Friday, July 23, 2010

Bruce Bartlett on What the Fed Can Do

Bruce Bartlett has been discussing what the Fed can do to help stabilize aggregate demand.  In this piece he  joins the growing chorus of observers calling for the Fed to abolish paying interest on banks' excess reserves: 
[M]any economists believe that the Fed has unwittingly encouraged banks to sit on their cash and not lend it by paying interest on reserves. Eliminating interest on reserves would therefore encourage lending. A rumor that the Fed might do so caused the stock market to rise earlier this week, according to press reports. But the policy remains in place.


To use a hackneyed phrase, the Fed needs to think outside the box and be more innovative and aggressive about getting money to circulate, getting banks to lend, and raising inflationary expectations. Ending payments to banks on money they aren’t lending would be a step in the right direction.
I agree and have been making this same point since October 2008 when the Fed first started this policy. At this juncture, though, the Fed should also add some explicit nominal target--my favorite would be a nominal GDP target--to stabilize nominal expectations and shore up velocity.  As I have said before--and contrary to what Bruce Bartlett claims in his other Fed piece--there is a lot monetary policy can do now to stabilize aggregate demand if it wanted to do so.


  1. The Congress needs to think outside the box and consider issuing a currency that isn't based on the creation of debt by private banks. The Fed is the problem, not the solution.

  2. Anonymous,

    The monetary monopoly which the Fed enjoys may be the fundamental problem. However, short of a transition to free banking, the Fed can help equilibrate the supply and demand for money.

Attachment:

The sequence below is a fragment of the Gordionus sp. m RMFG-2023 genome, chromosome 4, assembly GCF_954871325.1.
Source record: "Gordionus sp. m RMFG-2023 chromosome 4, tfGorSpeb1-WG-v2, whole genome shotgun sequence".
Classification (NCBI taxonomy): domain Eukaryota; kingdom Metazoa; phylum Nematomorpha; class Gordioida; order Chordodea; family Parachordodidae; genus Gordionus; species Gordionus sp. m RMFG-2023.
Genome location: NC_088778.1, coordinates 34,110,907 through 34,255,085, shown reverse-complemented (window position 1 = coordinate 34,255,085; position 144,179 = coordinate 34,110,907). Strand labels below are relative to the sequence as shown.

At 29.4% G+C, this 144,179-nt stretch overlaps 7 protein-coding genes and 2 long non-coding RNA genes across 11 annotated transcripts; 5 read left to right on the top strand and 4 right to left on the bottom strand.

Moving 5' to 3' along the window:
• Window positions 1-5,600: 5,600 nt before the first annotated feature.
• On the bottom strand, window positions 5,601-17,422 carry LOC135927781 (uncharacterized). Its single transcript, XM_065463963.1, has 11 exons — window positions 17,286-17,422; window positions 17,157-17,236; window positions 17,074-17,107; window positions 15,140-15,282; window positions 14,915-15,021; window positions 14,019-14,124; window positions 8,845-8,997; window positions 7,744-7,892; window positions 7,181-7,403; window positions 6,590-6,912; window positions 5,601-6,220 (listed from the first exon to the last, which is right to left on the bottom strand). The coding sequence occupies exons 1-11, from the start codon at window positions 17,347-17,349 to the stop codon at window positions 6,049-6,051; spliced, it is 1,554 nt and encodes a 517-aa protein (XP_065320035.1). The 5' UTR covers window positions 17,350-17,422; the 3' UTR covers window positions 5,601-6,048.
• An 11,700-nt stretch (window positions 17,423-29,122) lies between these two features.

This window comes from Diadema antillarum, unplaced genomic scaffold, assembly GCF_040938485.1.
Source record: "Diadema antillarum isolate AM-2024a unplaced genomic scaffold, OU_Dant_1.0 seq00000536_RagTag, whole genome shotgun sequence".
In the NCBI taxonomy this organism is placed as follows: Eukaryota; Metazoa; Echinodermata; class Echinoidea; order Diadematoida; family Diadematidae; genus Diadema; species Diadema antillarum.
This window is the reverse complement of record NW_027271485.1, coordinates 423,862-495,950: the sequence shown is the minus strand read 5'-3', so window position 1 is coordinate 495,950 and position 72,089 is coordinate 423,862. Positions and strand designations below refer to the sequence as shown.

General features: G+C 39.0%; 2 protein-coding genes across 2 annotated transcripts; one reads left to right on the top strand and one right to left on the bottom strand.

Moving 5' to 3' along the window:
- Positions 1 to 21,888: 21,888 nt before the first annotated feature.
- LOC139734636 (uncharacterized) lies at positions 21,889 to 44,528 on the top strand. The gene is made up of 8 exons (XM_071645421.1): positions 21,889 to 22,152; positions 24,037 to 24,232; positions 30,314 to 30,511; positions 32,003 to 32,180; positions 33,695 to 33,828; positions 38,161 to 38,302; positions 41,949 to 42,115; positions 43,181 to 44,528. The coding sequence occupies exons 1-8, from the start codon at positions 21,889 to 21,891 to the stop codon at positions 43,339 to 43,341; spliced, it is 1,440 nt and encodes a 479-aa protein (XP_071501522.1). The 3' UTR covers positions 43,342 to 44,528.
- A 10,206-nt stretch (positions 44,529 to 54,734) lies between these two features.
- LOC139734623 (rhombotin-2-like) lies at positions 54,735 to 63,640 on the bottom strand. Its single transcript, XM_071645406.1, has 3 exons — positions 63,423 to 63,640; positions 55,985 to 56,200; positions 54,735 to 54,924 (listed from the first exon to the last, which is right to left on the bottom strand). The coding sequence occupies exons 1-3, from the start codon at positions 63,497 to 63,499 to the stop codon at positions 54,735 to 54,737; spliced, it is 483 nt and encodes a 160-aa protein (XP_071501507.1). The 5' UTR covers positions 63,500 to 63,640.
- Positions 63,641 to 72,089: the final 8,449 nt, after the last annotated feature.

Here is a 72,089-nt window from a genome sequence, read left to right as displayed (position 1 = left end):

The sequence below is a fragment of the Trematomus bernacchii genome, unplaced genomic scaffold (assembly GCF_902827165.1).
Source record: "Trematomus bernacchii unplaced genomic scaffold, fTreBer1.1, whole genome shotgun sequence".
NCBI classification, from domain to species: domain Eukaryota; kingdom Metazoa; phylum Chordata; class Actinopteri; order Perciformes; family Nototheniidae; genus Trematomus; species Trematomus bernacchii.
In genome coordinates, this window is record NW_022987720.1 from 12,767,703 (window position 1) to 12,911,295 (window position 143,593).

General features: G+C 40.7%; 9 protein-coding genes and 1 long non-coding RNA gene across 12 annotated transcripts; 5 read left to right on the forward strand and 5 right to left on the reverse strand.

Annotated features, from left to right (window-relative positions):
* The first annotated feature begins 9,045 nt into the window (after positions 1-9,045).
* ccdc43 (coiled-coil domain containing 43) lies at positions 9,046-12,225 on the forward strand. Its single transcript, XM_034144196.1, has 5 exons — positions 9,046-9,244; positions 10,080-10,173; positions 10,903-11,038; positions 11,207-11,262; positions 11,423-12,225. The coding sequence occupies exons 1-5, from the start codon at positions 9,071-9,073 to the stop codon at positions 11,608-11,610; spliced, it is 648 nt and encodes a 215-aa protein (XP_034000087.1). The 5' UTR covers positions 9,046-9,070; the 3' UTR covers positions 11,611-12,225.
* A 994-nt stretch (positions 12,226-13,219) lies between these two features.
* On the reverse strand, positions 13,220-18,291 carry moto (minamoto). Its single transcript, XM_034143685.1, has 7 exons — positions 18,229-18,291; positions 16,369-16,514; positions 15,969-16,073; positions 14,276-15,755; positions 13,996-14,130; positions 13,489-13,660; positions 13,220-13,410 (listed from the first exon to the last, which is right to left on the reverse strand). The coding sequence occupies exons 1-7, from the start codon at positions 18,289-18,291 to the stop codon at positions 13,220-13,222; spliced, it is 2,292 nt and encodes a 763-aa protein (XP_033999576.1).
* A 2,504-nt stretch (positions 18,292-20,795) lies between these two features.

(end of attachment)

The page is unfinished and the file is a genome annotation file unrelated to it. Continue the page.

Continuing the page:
3. The WSJ had an article on Bernanke's reasons for not lowering the IRR:

    Lowering the interest rate it pays on excess reserves — now at 0.25% — could create trouble in money markets, he said.

    “The rationale for not going all the way to zero has been that we want the short-term money markets, like the federal funds market, to continue to function in a reasonable way,” he said.

    “Because if rates go to zero, there will be no incentive for buying and selling federal funds — overnight money in the banking system — and if that market shuts down … it’ll be more difficult to manage short-term interest rates when the Federal Reserve begins to tighten policy at some point in the future.”

  4. Stephen Williamson also chimes in
    Bottom line: lowering the IRR would have minimal effects.

  5. ECB:

    In my playbook, lowering interest on reserves would only be one part of a broader monetary strategy. I would note, however, that contrary to Williamson's claim the stock market viewed just the potential of such a move very favorably (before being dissapointed). In other words, the market saw the move as stimulative. And if the market believes it to be so and acts upon it then no matter what Williamson or others say it would have a meaningful affect.